We heard from the Head of Middle School and at assembly on May 11th I am going to present a speech about my book and book launch and then I am going to sell and sign books. The school supported us so much throughout last year with prayers, generosity and love and I am so grateful to them especially because the school community looked after Nalani and Jarrett when Mum and I were in Sydney. It was extremely difficult for them and they often felt really upset at school and found it difficult sometimes. I am hoping that many people in the Burgmann Community will purchase my book and read my journey because they were such an important part of it and by buying my book we are all working together to help research into Brain Tumours.

The Reverend who visits the Race Course also visited and he told me how in his sermon on the weekend he had spoken of me and how my attitude to life and my illness is inspirational, he said that some parishioners were crying at the end. He took a box of my books to sell as the people told him that they wanted to read my story. I feel so proud to think that I am inspiring people, I have said many times before I don't think I am special, I just want to help others in any way that I can.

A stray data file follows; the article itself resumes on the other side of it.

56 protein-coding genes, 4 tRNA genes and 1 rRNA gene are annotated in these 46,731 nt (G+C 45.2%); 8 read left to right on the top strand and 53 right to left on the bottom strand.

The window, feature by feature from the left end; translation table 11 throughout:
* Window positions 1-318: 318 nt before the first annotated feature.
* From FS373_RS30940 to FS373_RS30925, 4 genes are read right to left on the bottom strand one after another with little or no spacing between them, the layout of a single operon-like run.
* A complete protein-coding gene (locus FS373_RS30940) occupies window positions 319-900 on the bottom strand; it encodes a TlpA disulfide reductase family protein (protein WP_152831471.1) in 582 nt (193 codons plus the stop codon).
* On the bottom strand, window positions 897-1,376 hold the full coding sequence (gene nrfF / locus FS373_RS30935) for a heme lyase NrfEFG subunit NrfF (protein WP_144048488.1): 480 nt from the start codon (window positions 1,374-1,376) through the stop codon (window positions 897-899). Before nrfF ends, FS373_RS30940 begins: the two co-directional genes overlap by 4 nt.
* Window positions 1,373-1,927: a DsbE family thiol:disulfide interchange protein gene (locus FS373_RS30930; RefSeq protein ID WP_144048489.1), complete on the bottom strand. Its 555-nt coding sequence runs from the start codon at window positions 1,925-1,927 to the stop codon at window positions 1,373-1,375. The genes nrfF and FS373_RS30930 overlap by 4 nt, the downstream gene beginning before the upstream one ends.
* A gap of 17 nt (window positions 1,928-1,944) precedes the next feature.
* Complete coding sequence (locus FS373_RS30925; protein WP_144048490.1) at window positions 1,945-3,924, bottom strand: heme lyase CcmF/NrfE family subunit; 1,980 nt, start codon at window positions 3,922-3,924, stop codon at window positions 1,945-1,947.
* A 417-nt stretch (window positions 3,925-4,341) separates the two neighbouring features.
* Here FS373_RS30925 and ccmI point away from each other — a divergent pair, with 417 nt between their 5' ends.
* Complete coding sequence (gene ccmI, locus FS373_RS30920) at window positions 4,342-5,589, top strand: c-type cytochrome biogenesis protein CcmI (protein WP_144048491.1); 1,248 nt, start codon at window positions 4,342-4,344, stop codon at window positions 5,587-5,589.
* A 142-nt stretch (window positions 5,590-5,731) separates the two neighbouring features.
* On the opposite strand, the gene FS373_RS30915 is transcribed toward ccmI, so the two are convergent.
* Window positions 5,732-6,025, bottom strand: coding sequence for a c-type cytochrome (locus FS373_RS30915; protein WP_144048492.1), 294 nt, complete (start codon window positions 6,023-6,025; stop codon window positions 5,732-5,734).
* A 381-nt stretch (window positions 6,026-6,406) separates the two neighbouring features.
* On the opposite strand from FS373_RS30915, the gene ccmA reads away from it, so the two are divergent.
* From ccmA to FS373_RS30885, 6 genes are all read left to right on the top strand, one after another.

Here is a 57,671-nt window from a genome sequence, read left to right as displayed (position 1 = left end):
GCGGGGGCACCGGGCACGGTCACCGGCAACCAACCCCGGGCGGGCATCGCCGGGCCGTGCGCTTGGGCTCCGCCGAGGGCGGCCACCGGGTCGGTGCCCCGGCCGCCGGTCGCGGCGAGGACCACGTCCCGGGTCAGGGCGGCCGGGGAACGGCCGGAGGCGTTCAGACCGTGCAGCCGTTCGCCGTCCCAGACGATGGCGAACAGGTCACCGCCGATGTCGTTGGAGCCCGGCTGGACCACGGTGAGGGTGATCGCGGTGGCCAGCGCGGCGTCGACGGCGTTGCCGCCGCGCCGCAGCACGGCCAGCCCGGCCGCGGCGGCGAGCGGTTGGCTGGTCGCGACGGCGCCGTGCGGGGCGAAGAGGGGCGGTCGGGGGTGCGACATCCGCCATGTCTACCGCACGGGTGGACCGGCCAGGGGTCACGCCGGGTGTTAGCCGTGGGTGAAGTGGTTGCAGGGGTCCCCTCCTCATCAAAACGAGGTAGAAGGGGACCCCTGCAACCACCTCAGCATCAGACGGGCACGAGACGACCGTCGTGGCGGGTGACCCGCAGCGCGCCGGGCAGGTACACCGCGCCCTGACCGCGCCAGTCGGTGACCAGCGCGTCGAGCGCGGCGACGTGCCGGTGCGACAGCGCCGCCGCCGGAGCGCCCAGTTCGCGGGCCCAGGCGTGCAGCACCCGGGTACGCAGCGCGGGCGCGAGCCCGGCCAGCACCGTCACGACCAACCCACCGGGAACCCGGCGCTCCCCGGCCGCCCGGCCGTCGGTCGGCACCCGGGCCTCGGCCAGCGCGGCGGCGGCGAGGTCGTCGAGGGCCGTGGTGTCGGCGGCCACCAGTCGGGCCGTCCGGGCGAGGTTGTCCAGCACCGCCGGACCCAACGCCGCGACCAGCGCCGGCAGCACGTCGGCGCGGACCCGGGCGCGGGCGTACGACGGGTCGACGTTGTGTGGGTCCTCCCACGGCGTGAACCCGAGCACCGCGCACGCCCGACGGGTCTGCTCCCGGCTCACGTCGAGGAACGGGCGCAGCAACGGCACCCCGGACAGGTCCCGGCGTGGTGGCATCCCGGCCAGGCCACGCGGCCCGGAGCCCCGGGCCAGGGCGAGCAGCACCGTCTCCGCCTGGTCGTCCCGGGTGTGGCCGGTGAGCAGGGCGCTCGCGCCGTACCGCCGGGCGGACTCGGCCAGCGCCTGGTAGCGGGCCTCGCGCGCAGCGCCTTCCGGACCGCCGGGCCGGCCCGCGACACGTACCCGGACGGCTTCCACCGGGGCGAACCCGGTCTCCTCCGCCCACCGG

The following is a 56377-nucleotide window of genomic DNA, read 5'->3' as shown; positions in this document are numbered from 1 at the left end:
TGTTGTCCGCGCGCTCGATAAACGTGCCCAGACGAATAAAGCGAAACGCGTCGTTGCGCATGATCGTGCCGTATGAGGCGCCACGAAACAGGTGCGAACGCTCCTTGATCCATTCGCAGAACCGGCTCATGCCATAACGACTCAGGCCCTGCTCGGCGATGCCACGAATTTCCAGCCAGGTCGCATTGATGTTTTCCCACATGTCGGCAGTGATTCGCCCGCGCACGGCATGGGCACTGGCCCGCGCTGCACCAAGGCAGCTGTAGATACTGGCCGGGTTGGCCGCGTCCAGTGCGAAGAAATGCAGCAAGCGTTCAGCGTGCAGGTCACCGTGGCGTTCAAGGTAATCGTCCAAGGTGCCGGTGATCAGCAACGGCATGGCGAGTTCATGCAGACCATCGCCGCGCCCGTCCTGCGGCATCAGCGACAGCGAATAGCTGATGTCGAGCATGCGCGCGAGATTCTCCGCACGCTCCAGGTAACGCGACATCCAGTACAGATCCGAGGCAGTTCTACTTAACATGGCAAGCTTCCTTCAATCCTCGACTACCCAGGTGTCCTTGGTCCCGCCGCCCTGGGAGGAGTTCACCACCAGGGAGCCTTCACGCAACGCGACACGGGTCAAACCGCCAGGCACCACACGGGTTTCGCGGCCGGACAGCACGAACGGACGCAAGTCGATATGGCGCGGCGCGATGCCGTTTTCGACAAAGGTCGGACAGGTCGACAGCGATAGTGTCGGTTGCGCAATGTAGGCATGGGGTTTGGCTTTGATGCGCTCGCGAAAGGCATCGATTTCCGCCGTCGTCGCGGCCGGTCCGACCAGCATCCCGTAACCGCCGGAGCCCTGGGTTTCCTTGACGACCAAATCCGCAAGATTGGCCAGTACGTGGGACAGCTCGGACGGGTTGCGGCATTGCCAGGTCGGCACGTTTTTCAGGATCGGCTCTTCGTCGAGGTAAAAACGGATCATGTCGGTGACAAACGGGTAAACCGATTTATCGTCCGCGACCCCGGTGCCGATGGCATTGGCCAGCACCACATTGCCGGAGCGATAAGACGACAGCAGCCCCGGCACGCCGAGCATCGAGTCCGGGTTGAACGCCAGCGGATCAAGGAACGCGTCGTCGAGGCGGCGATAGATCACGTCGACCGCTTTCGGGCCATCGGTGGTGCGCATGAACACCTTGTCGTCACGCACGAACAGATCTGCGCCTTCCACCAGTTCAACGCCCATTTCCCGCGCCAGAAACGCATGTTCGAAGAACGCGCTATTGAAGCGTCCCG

The cold winds came up in the afternoon and my bones ached, I also had a headache that just throbbed in my temples so we were unable to do our training for Cross Country around the oval again. I am trying not to be disappointed about this but to be honest I am, next week I will try to be stronger.